EU Consumer Credit Directive: More protection against over-indebtedness required

The Federation of German Consumer Organizations (vzbv) has taken a position on the planned revision of the EU Consumer Credit Directive. In particular, the consumer advocates criticize attempts by the EU Council and Parliament to water down the far-reaching draft by the Commission in the so-called trilogue procedure through exceptions.

Unlike the Commission, the Council and Parliament do not want to generally lower the previous de minimis limit for detailed creditworthiness checks from 200 euros to zero. In contrast to this, they also want to largely exempt interest-free installment payments and purchases on account (also known as “buy now, pay later”) from such checks.

Parliament would also like to weaken requirements according to which consumers may only receive loans if they can “probably” repay them according to the result of the examination. The Council and Parliament have also spoken out in favor of national regulations on upper limits for interest rates, annual percentage rate of charge and absolute borrowing costs, while the Commission favors a uniform EU regulation.


The EU wants to regulate installment loans and purchases on account more strictly and is primarily targeting offers on the Internet.  ,

The EU wants to regulate installment loans and purchases on account more strictly and is primarily targeting offers on the Internet.  ,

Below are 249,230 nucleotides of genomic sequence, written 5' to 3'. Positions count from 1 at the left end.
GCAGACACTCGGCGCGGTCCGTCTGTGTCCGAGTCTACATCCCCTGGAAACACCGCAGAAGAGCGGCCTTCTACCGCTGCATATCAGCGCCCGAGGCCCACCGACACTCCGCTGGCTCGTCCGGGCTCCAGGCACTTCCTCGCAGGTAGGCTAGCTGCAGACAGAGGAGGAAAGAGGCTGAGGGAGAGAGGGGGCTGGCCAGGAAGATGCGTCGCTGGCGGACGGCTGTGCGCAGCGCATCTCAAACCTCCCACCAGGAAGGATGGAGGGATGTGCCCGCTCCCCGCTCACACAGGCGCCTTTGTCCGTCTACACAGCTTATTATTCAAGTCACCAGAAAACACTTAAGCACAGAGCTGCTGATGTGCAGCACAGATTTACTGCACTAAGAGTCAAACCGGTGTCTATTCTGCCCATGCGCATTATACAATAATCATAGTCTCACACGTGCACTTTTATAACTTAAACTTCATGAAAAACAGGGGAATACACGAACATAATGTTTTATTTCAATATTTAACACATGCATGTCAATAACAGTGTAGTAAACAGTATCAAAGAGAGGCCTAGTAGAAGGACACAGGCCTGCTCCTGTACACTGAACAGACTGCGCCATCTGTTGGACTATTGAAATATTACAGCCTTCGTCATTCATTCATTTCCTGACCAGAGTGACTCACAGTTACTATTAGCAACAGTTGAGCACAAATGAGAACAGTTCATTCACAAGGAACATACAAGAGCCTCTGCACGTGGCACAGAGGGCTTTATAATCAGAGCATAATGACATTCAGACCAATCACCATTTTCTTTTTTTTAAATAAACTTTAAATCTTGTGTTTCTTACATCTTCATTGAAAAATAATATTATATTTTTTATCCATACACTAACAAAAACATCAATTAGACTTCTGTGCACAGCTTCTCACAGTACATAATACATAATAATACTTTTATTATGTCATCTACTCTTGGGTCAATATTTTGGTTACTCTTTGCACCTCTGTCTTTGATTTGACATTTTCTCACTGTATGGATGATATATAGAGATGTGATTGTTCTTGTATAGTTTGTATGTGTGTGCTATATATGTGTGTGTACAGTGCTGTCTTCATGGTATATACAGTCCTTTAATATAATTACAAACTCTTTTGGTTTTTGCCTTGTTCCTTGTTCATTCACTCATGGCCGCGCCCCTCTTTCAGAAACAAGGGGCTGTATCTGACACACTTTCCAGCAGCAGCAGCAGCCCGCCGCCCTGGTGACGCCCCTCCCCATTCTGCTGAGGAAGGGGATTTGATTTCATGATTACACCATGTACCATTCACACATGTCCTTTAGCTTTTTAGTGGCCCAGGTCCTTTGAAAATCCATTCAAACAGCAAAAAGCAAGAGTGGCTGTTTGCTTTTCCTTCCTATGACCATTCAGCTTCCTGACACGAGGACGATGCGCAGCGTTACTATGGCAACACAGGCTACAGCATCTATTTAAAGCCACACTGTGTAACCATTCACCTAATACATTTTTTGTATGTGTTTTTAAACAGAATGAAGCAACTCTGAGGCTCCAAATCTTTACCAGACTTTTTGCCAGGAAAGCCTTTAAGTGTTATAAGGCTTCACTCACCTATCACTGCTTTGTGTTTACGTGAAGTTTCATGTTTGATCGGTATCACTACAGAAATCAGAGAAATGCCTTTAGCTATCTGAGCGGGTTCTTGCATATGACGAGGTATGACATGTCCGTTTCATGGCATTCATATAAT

The EU wants to regulate installment loans and purchases on account more strictly and is primarily targeting offers on the Internet.

The vzbv is now calling for the strictest variant in each of the three drafts to be introduced to protect consumers from over-indebtedness. With the revision draft, the Commission had reacted to the increasing digitization. In particular, she wants to regulate Internet financial service providers such as Klarna and PayPal as well as large retailers such as Amazon more strictly. For years, consumer advocates have been a thorn in the side of their marketing and the generous allocation practice to vulnerable groups.




c’t 24/2022

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In c’t 25/2022 we looked at smartphones from 50 euros to 2000 euros and explain what buyers of entry-level, mid-range and high-end devices can expect. It doesn’t always have to be new either: with our tips you can extend the life of your current smartphone. AI image generators are currently on everyone’s lips. c’t shows what artificial artists achieve and how magnificent images can be elicited from them. To this end, we devote ourselves to the legal and moral issues. We also install Linux on Macs with Apple chips, play retro games on the Steam Deck and the c’t laboratory has a new record to report. You can read all this and more in c’t 25/2022.


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